Leave No Community Behind

October 8, 2010

Editor’s Note: This POLITICO opinion complements an analysis released today by Greenstone and Looney on the distribution of economic distress and the jobs gap.

The release Friday of September jobs numbers confirms what we’ve come to expect with this sluggish recovery. The U.S. economy lost 95,000 jobs last month, as a decline in government employment outweighed modest private-sector gains.

Yet, these national numbers obscure that many communities are gravely at risk of being left behind. Unemployment rates in almost 1,000 counties have increased at least 5 percentage points in this recession. Roughly 300 counties had increases of 7 percentage points or greater.

The 1980-82 recession provides some lessons about the potential risks of sharp economic shocks to communities. We compared the 20 percent of counties hit hardest by that recession with the rest of the country. The two sets of counties had comparable income growth from 1969 until the recession’s onset. After that recession ended, however, the hardest hit counties grew far more slowly than the rest of the country.

The full consequence is that between 1979 and 2007, the hardest hit counties experienced an increase in per capita income of 12 percent, compared with 46 percent for the rest of the country. Even by 2007, these counties had not recovered from a recession of 25 years before.

The clear lesson from the 1980s is that the absence of specific policies to aid economically distressed communities can threaten their future.

The Hamilton Project believes that new policy ideas are needed for renewing America’s most distressed communities. We will release a broad strategy paper and three targeted policy options for aiding these communities at an event on Oct. 13.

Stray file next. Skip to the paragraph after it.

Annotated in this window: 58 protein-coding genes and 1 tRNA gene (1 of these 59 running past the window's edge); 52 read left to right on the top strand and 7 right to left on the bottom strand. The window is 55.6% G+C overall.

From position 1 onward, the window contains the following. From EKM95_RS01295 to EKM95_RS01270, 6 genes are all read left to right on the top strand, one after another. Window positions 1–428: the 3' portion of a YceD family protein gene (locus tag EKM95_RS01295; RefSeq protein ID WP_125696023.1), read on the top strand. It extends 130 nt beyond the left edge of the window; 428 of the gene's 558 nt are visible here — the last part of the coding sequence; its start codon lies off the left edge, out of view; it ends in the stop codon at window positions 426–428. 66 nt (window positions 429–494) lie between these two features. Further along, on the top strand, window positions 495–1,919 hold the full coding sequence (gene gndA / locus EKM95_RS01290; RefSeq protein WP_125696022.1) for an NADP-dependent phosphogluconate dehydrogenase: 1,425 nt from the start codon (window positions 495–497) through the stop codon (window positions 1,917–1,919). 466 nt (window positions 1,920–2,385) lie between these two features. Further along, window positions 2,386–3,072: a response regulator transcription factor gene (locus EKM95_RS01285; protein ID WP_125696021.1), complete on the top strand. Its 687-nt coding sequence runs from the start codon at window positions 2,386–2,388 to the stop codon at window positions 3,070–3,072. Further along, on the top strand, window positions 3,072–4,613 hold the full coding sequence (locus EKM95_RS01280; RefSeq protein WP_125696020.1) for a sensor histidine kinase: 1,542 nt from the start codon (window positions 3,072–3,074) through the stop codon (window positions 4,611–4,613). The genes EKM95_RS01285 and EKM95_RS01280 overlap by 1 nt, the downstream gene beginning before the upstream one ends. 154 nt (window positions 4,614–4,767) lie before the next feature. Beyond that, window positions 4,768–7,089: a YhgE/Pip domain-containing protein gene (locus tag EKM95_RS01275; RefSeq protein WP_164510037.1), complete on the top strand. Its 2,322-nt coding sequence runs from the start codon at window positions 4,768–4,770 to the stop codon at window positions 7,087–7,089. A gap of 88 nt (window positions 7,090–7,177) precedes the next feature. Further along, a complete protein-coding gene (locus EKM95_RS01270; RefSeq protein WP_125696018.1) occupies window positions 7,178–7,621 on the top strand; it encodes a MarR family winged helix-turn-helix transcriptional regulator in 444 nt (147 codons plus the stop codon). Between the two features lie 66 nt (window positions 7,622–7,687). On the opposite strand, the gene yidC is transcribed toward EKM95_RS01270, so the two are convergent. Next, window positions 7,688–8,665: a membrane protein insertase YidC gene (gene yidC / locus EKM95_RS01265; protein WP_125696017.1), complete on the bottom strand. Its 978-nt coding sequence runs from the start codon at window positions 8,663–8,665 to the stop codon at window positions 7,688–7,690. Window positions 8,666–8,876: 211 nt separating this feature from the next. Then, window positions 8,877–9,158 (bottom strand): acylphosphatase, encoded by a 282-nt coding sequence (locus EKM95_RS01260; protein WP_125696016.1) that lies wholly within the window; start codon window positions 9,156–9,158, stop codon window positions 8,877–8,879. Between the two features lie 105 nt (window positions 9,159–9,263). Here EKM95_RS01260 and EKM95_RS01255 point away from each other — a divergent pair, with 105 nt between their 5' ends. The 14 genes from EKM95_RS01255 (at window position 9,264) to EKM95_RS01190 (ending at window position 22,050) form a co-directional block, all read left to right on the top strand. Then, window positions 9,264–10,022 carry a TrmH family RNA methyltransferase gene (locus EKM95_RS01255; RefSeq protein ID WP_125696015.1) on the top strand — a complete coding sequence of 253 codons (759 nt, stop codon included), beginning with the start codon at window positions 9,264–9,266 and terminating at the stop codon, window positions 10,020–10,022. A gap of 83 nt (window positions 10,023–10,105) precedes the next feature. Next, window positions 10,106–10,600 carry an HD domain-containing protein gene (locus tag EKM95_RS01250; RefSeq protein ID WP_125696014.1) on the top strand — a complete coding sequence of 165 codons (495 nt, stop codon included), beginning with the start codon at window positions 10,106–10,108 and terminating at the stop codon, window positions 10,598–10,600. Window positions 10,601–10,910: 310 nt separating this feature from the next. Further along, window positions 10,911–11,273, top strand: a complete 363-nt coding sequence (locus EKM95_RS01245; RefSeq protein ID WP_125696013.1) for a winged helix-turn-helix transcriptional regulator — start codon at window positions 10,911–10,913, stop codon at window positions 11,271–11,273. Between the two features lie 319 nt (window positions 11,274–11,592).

We recognize that our nation is rich in diversity, and every community is different. Since there is no one-size-fits-all solution for getting people back to work, we propose a three-prong approach that focuses on bringing jobs to workers, helping mid-career workers find new skills and training and easing workers’ move to new jobs, where their skills may be in greater demand.

1. Bringing jobs to people. A dearth of good jobs in distressed communities leads to high unemployment and stagnant wages. Evidence shows that certain place-based policies can help attract business investment to targeted areas and can boost the productivity and wages of workers in those areas.

2. Aiding displaced workers. Workers displaced in a plant closing or when jobs disappear permanently suffer long-term earnings losses that last as long as 20 years. For these workers, traditional safety net programs like unemployment insurance offset only a small fraction of their income loss. Wage insurance and retraining skills of displaced workers are two approaches to help put people back to work and boost their incomes.

3. Matching workers to new jobs. The process of adjustment requires matching unemployed workers to new jobs. One route is to augment and improve the nation’s One-Stop Career Centers, to help the unemployed gain new skills and find new jobs. For others, the solution may be to seek opportunities in places where their skills are in greater demand. Statistics show, however, that geographic mobility is at a historic low, as under-water homeowners are unable to sell and residents have few resources to seek employment in far away labor markets. Helping workers move in search of a better job could help in job matching and reduce the length of unemployment for some workers.

We don’t believe that any one policy is the solution for our nation’s ailing communities, but without some form of policy intervention, we risk history repeating itself.

For the sake of these communities—and a growing number of American families—this is not a risk worth taking.